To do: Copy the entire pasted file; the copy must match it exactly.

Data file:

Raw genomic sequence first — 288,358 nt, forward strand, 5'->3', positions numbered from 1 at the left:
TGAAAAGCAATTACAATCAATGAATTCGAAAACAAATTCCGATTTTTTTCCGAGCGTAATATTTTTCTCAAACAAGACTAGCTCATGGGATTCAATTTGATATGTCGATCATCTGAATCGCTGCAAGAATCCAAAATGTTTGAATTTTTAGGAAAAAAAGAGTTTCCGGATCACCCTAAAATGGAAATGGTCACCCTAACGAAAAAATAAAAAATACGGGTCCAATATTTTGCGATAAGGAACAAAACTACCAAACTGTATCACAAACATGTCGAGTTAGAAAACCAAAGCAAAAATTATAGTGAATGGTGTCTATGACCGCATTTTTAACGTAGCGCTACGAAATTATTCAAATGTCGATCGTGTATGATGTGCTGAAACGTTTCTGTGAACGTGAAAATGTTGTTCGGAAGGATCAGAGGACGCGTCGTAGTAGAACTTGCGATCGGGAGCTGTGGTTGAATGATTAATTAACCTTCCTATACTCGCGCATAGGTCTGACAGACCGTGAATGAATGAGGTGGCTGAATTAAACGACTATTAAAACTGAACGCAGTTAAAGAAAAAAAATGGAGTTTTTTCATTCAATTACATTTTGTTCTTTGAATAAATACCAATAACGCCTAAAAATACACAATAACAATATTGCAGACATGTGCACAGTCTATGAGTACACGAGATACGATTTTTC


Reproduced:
Raw genomic sequence first — 288,358 nt, forward strand, 5'->3', positions numbered from 1 at the left:
TGAAAAGCAATTACAATCAATGAATTCGAAAACAAATTCCGATTTTTTTCCGAGCGTAATATTTTTCTCAAACAAGACTAGCTCATGGGATTCAATTTGATATGTCGATCATCTGAATCGCTGCAAGAATCCAAAATGTTTGAATTTTTAGGAAAAAAAGAGTTTCCGGATCACCCTAAAATGGAAATGGTCACCCTAACGAAAAAATAAAAAATACGGGTCCAATATTTTGCGATAAGGAACAAAACTACCAAACTGTATCACAAACATGTCGAGTTAGAAAACCAAAGCAAAAATTATAGTGAATGGTGTCTATGACCGCATTTTTAACGTAGCGCTACGAAATTATTCAAATGTCGATCGTGTATGATGTGCTGAAACGTTTCTGTGAACGTGAAAATGTTGTTCGGAAGGATCAGAGGACGCGTCGTAGTAGAACTTGCGATCGGGAGCTGTGGTTGAATGATTAATTAACCTTCCTATACTCGCGCATAGGTCTGACAGACCGTGAATGAATGAGGTGGCTGAATTAAACGACTATTAAAACTGAACGCAGTTAAAGAAAAAAAATGGAGTTTTTTCATTCAATTACATTTTGTTCTTTGAATAAATACCAATAACGCCTAAAAATACACAATAACAATATTGCAGACATGTGCACAGTCTATGAGTACACGAGATACGATTTTTC